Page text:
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Tips on Healthy Feline Skin

September 6, 2016

A feline’s skin and hair coat can tell a great deal about their general health and condition.

What makes up the skin and hair coat of a feline?

Considered to be the largest organ, the skin gives form to a feline’s body. Together the skin and hair coat make up the outer covering of the body protecting the muscles, skeleton, and internal organs. The hair coat is found on the external surface of the skin.

What are the layers of skin?

There are two layers of skin. The outermost layer is called the epidermis. This layer varies in thickness and can contain the pigment that gives a feline its distinctive color and markings and protects it from harmful sunrays. The innermost layer of skin is called the dermis. This layer is made up of connective tissue and contains the nerves, blood vessels, hair follicles, sweat and oil glands.

What are the basic functions of the skin?

Because felines are such curious creatures they often find themselves in situations where they are at risk of injury or exposure to noxious chemicals or harmful environmental conditions. The cat’s skin provides a barrier that helps to keep bacteria, microorganisms, and foreign elements from entering the body, and protects the internal tissues from dehydration and loss of body heat by insulating against conditions of extreme heat and cold. The skin also acts as a receptor for the awareness of touch, temperature, pressure, and pain.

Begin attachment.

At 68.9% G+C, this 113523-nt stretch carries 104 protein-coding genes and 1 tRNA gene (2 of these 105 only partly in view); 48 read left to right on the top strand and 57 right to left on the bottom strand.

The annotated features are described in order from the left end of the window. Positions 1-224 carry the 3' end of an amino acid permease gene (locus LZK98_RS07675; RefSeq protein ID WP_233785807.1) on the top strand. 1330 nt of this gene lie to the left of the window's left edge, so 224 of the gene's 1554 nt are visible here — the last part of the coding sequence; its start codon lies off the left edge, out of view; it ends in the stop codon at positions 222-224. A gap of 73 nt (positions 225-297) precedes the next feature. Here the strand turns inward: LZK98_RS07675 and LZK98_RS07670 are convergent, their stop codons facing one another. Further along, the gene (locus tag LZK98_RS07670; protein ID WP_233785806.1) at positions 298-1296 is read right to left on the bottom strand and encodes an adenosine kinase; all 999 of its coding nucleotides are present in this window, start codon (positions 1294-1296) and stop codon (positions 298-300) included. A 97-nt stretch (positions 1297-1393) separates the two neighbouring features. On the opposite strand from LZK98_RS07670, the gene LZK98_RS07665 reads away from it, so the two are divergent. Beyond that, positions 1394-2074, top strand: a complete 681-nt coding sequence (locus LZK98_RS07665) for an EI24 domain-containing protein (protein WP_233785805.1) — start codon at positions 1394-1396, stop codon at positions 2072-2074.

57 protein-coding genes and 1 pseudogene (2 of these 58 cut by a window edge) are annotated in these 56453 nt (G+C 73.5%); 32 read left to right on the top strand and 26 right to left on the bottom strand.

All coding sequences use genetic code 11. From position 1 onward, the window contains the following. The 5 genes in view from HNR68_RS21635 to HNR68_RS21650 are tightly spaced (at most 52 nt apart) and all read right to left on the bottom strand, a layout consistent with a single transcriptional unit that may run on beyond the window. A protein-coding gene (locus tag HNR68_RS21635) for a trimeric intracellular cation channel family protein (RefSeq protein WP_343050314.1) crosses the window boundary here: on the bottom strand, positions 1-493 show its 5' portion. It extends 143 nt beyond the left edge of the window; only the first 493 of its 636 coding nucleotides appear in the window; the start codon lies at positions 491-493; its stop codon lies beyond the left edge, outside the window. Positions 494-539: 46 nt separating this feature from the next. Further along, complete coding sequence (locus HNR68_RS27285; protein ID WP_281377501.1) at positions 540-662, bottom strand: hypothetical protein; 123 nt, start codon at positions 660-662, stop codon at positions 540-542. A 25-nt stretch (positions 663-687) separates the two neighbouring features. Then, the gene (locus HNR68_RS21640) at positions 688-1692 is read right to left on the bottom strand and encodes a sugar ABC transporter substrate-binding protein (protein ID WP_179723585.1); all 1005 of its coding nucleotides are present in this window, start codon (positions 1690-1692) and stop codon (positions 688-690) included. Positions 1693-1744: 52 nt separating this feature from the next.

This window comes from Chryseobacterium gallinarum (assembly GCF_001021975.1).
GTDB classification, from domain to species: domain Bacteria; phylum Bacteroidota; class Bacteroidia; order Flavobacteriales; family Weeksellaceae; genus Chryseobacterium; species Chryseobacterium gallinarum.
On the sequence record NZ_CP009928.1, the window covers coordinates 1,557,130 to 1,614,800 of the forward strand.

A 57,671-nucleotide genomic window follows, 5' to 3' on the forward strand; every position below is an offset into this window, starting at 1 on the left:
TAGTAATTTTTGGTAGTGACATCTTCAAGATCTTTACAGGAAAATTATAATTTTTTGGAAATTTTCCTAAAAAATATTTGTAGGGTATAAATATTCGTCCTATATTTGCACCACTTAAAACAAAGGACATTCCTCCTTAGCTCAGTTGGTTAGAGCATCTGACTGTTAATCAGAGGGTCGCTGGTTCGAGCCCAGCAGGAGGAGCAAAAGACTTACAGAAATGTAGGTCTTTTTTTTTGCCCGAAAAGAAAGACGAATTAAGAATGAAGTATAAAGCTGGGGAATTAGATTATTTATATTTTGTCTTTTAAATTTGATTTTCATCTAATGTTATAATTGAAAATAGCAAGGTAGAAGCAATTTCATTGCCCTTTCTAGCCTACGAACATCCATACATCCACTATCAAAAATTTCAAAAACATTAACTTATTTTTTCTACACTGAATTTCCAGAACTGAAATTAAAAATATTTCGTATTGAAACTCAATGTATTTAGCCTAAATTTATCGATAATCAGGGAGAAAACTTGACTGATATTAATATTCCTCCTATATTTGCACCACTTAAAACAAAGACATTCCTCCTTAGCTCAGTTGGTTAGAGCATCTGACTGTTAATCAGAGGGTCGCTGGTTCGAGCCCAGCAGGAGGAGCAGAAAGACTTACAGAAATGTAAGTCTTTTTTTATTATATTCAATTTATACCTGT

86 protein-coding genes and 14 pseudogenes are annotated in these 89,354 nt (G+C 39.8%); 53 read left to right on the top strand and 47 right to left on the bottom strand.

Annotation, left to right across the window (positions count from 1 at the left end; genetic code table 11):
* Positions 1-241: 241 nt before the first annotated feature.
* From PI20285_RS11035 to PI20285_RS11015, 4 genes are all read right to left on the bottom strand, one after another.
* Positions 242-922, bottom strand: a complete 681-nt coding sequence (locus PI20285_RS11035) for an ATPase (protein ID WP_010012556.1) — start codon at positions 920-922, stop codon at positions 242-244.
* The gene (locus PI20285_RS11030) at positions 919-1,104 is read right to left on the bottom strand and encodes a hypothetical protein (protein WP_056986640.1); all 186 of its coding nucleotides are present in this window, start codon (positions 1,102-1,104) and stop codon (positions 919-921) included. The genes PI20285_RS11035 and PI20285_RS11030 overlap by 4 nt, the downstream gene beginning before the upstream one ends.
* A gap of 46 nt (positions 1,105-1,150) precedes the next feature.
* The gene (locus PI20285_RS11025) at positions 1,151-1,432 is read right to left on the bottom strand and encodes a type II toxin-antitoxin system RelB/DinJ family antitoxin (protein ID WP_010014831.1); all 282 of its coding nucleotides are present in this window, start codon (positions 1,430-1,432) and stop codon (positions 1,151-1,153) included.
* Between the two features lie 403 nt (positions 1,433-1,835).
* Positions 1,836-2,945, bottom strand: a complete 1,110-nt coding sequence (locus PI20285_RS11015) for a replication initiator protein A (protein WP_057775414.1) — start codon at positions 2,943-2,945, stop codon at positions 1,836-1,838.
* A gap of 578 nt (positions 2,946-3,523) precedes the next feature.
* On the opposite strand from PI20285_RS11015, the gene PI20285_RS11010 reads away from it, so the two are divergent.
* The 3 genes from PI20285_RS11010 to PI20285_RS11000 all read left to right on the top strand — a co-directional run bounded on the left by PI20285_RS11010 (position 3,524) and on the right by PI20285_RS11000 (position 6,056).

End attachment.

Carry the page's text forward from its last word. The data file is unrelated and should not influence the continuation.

Feline sweat?

Sweat glands are responsible for helping to regulate the loss of heat from the body through evaporation, and these glands are found in both humans and in felines. So, like people, felines do sweat; but, the sweat glands of a feline are only found on the skin of their foot pads. Overheated or excited cats will leave damp footprints as they walk away!

What are the functions of the hair coat?

The hair coat also has specific useful functions. The outer coat is made up of primary hair, which grows from its own individual root. Connected to these roots are tiny muscles that enable a feline to fluff out its coat trapping warm air creating a form of insulation. Secondary hair, or the undercoat, is more abundant and also functions to provide added warmth and protection. Tactile hairs include the whiskers, eyebrows, chin hairs and the hairs found on the backs of the front legs. Tactile hairs are especially modified to provide detailed information about anything that they touch which gives important sensory information to the cat. Whiskers are longer, thicker, and stiffer than normal hairs and a feline can fan them out, and rotate them forwards or backwards. The nerve endings in whiskers are clustered and help to supply a feline with detailed information about air currents, air pressure, or objects close to their face. This information helps to supplement the feline’s other senses of smell, sight, and hearing and are useful when investigating objects near by.

What does a healthy cat’s skin and hair coat look like?

Different breeds have different hair – short, medium, or long and fine, medium or coarse, but all healthy felines should have shiny and mat-free coats. A feline with dull fur that breaks easily or has bald spots may be indicate that there is a health issue and your veterinarian should be consulted.

Would you like to see more information regarding feline health like this in your inbox on a daily basis? Visit our website for more tips on cat skin and hair coats!

Do you see felines that require help with their skin and coat? Visit our products page to learn how to keep your feline skin and coat healthy!

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